The Past and The Present in Toni Morrison’s Fiction. A Tribute to Toni Morrison on Occasion of Her 85th Birthday
The book presents a cultural study of Toni Morrison’s fiction, focused on her representations of the past and present, along with the relationship between the two. The authors analyze Morrison’s texts not solely as aesthetic, autonomous objects but as manifestations of a cultural and creative practice closely related to actuality. They examine various incorporations of history in Morrison’s writings. The contributions search out thematic continuities as well as discernable ruptures in the texts while noting futuristic tendencies in Morrison's novels and the texts’ envisagement of the human race.
Biting Iron, Forever Smiling: the Iron-Bit, the Wounded Mouth, and Un-Silencingin Toni Morrison’s Beloved (Irina Popescu)
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Irina Popescu UC Berkeley
Biting Iron, Forever Smiling: the Iron-Bit, the Wounded Mouth, and Un-Silencing in Toni Morrison’s Beloved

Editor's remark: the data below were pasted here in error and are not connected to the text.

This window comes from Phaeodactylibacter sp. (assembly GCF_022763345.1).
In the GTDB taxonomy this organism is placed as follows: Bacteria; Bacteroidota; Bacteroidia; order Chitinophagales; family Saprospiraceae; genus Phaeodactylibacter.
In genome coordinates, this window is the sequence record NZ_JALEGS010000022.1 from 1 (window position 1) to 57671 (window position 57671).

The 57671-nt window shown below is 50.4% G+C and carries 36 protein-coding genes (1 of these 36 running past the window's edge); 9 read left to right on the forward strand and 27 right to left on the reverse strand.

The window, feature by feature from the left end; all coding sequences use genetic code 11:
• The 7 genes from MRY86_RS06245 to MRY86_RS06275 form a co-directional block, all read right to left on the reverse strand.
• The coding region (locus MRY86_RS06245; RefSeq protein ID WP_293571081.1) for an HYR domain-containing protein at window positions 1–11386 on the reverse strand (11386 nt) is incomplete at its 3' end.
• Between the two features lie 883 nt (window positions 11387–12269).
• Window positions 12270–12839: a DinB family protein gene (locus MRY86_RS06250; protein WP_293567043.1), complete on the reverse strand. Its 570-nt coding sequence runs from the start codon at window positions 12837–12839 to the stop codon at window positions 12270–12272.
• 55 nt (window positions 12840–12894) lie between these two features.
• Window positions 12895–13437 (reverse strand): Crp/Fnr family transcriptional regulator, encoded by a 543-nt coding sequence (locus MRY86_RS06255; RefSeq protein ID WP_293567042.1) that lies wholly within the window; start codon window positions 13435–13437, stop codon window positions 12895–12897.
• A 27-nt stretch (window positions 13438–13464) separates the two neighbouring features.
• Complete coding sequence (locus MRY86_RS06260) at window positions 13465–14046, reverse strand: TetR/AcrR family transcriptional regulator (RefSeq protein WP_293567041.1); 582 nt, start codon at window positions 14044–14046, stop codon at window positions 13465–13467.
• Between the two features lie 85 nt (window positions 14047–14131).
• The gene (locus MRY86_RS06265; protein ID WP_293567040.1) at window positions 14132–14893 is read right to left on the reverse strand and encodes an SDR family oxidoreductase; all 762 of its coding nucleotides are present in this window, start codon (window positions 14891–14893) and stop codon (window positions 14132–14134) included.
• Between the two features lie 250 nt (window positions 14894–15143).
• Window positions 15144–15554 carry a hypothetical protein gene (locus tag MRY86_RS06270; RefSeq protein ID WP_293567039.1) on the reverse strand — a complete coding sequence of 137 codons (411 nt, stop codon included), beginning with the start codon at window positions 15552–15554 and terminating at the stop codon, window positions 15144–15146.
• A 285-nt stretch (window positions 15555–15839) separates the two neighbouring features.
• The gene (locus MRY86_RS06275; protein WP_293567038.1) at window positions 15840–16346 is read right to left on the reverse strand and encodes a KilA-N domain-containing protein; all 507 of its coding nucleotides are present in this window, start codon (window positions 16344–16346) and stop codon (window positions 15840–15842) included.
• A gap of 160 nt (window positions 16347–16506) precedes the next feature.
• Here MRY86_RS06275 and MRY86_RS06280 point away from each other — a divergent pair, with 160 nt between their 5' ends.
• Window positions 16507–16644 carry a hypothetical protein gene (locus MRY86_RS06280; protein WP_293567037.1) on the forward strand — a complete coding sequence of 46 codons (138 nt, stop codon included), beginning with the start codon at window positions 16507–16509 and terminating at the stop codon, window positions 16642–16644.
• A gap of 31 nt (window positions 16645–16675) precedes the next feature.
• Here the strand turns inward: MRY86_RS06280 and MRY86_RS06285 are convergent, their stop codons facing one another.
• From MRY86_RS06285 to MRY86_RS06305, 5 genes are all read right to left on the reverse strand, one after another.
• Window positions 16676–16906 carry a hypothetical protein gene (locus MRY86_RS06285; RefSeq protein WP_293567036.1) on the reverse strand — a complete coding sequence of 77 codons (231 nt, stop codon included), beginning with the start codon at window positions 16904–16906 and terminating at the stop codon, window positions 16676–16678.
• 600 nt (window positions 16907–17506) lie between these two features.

Abstract: In Toni Morrison’s Beloved, the iron bit, an instrument usually made of metal and placed inside the mouth of a horse in order to help a rider control and direct his animal, was also placed in the mouths of plantation slaves. Serving to prevent all communication between slaves, while ensuring their productivity and limiting their potential for resistance, the bit imposed silence. As both Sethe and Paul D remind us, this instrument of torture left the tongue numb and the mouth forever smiling, an ironic reconstruction of the wounded slave body, creating a face of content amidst the most depraved conditions. This paper will address the bit as a physical torture device both silencing and restructuring the mouth into a smile and as a figurative, metaphorical device employed inside the novel to explore how the process of telling and the instrument of telling (the mouth) gain the power to un-silence the past. This paper will be divided into the three parts, each exploring how the iron bit, as an object circulating throughout the novel, both reveals a history of violence and helps the characters bear witness to their own traumas. The first part examines Paul D and Sethe’s descriptions of the iron bit, focusing specifically on descriptions of the wounded mouth, in order to understand the bit as a physical torture mechanism...
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